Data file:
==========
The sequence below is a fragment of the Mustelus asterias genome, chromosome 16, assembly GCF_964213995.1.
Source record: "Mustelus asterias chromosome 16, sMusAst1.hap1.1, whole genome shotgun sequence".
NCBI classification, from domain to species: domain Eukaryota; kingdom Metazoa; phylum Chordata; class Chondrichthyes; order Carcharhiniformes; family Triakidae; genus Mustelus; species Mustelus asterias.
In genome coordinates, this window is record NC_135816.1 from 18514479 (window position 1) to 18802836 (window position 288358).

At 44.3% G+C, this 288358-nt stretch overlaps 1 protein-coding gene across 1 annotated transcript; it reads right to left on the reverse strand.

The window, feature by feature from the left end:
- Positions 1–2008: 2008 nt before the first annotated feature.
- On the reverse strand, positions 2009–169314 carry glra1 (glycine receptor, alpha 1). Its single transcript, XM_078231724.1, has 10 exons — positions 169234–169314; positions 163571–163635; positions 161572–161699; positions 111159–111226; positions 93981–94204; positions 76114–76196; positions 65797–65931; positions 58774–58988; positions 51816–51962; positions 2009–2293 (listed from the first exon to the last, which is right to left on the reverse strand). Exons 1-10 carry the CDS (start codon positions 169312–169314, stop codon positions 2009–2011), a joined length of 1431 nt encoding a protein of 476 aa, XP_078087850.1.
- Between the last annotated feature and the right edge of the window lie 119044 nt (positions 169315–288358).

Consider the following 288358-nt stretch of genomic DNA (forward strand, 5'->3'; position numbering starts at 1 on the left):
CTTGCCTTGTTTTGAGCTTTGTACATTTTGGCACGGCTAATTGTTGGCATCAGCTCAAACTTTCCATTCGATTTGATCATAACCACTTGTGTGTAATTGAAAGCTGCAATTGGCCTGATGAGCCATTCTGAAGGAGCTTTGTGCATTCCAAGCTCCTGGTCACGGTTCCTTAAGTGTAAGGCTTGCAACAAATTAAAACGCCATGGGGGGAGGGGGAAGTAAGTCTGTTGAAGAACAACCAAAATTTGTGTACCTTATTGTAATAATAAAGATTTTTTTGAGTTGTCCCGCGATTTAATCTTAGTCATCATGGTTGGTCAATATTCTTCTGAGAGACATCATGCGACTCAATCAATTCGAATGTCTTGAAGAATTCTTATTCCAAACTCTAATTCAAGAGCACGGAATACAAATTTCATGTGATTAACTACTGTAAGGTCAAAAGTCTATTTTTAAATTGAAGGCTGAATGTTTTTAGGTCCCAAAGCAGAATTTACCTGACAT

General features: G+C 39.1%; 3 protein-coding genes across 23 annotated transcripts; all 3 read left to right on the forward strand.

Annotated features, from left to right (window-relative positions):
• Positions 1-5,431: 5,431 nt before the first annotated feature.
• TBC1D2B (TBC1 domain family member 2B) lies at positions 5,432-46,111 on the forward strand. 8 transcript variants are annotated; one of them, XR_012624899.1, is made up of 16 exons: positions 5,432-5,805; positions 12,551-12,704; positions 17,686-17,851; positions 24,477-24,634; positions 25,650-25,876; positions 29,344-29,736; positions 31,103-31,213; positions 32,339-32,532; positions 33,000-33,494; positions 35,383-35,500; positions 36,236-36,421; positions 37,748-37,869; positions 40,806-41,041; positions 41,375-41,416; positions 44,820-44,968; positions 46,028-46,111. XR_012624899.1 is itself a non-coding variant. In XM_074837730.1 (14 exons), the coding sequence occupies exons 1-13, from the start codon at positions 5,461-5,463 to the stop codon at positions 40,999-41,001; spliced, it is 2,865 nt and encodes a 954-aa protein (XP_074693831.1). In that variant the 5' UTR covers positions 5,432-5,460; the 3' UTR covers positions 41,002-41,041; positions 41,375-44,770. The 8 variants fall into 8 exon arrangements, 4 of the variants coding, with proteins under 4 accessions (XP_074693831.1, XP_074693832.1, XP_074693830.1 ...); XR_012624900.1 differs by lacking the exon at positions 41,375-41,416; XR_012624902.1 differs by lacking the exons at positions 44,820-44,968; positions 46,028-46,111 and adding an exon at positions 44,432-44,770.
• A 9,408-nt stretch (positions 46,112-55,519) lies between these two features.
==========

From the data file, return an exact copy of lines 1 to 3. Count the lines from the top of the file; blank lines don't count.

The sequence below is a fragment of the Mustelus asterias genome, chromosome 16, assembly GCF_964213995.1.
Source record: "Mustelus asterias chromosome 16, sMusAst1.hap1.1, whole genome shotgun sequence".
NCBI classification, from domain to species: domain Eukaryota; kingdom Metazoa; phylum Chordata; class Chondrichthyes; order Carcharhiniformes; family Triakidae; genus Mustelus; species Mustelus asterias.